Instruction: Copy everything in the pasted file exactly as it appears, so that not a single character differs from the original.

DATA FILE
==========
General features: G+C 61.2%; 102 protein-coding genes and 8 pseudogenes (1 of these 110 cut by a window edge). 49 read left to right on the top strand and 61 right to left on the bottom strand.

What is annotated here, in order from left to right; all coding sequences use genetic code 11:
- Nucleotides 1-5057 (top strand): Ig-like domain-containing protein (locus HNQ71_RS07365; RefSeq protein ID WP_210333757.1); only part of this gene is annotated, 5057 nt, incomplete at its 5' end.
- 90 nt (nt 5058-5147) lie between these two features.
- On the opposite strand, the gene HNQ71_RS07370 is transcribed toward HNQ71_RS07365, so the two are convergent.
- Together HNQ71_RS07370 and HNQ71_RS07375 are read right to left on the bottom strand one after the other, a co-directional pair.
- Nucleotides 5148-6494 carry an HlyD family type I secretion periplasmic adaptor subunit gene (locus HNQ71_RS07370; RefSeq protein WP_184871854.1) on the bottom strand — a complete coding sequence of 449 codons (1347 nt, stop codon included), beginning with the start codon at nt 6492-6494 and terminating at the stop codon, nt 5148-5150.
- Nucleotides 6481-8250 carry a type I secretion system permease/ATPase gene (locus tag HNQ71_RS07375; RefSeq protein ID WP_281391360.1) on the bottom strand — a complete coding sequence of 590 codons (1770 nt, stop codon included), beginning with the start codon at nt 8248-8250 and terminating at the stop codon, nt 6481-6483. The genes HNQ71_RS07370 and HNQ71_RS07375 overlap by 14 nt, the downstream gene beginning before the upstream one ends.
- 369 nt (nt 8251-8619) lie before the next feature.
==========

General features: G+C 61.2%; 102 protein-coding genes and 8 pseudogenes (1 of these 110 cut by a window edge). 49 read left to right on the top strand and 61 right to left on the bottom strand.

What is annotated here, in order from left to right; all coding sequences use genetic code 11:
- Nucleotides 1-5057 (top strand): Ig-like domain-containing protein (locus HNQ71_RS07365; RefSeq protein ID WP_210333757.1); only part of this gene is annotated, 5057 nt, incomplete at its 5' end.
- 90 nt (nt 5058-5147) lie between these two features.
- On the opposite strand, the gene HNQ71_RS07370 is transcribed toward HNQ71_RS07365, so the two are convergent.
- Together HNQ71_RS07370 and HNQ71_RS07375 are read right to left on the bottom strand one after the other, a co-directional pair.
- Nucleotides 5148-6494 carry an HlyD family type I secretion periplasmic adaptor subunit gene (locus HNQ71_RS07370; RefSeq protein WP_184871854.1) on the bottom strand — a complete coding sequence of 449 codons (1347 nt, stop codon included), beginning with the start codon at nt 6492-6494 and terminating at the stop codon, nt 5148-5150.
- Nucleotides 6481-8250 carry a type I secretion system permease/ATPase gene (locus tag HNQ71_RS07375; RefSeq protein ID WP_281391360.1) on the bottom strand — a complete coding sequence of 590 codons (1770 nt, stop codon included), beginning with the start codon at nt 8248-8250 and terminating at the stop codon, nt 6481-6483. The genes HNQ71_RS07370 and HNQ71_RS07375 overlap by 14 nt, the downstream gene beginning before the upstream one ends.
- 369 nt (nt 8251-8619) lie before the next feature.